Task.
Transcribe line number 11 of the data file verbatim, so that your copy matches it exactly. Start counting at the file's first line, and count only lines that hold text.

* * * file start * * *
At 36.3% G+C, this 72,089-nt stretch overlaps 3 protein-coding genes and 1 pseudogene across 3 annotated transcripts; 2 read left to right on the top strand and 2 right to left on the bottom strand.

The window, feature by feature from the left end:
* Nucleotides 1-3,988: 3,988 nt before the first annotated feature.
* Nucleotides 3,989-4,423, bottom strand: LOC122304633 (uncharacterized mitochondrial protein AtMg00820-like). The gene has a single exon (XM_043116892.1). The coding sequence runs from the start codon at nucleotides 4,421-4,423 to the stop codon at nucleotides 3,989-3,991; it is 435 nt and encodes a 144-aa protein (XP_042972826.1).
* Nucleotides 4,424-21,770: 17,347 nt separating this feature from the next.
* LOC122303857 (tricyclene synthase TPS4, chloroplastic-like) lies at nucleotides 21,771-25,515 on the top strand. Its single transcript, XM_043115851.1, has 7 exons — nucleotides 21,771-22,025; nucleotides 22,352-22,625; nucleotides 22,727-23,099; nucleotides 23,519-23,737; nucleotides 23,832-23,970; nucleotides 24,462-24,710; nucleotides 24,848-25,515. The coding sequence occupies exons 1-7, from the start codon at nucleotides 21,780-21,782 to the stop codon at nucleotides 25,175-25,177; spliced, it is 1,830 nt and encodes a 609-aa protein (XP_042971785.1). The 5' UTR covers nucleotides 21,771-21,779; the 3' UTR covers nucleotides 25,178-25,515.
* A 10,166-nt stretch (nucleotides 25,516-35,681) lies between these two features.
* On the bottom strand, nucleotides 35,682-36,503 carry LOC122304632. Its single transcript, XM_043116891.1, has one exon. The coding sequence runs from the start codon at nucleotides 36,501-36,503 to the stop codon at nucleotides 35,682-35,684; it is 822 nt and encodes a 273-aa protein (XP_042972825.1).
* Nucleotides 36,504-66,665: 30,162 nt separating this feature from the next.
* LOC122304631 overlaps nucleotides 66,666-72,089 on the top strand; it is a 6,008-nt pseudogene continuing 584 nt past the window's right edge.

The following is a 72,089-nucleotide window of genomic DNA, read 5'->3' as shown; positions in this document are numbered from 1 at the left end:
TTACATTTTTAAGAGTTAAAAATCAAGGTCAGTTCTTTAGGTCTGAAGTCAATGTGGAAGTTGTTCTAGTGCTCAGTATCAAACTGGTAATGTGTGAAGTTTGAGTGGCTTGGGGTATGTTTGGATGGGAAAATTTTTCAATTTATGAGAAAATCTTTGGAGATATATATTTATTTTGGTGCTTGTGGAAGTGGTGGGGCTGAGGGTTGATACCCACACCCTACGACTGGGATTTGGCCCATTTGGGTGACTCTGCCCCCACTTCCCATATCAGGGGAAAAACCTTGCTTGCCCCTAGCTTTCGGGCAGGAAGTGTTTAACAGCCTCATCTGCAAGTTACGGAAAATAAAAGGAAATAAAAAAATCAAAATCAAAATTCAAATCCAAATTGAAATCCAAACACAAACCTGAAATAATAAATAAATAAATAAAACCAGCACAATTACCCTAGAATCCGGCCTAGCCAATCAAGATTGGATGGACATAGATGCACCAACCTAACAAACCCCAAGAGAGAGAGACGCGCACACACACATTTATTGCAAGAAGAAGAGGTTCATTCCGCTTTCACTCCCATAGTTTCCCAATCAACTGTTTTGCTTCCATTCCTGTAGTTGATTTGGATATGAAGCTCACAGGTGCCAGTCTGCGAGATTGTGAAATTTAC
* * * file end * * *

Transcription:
The following is a 72,089-nucleotide window of genomic DNA, read 5'->3' as shown; positions in this document are numbered from 1 at the left end: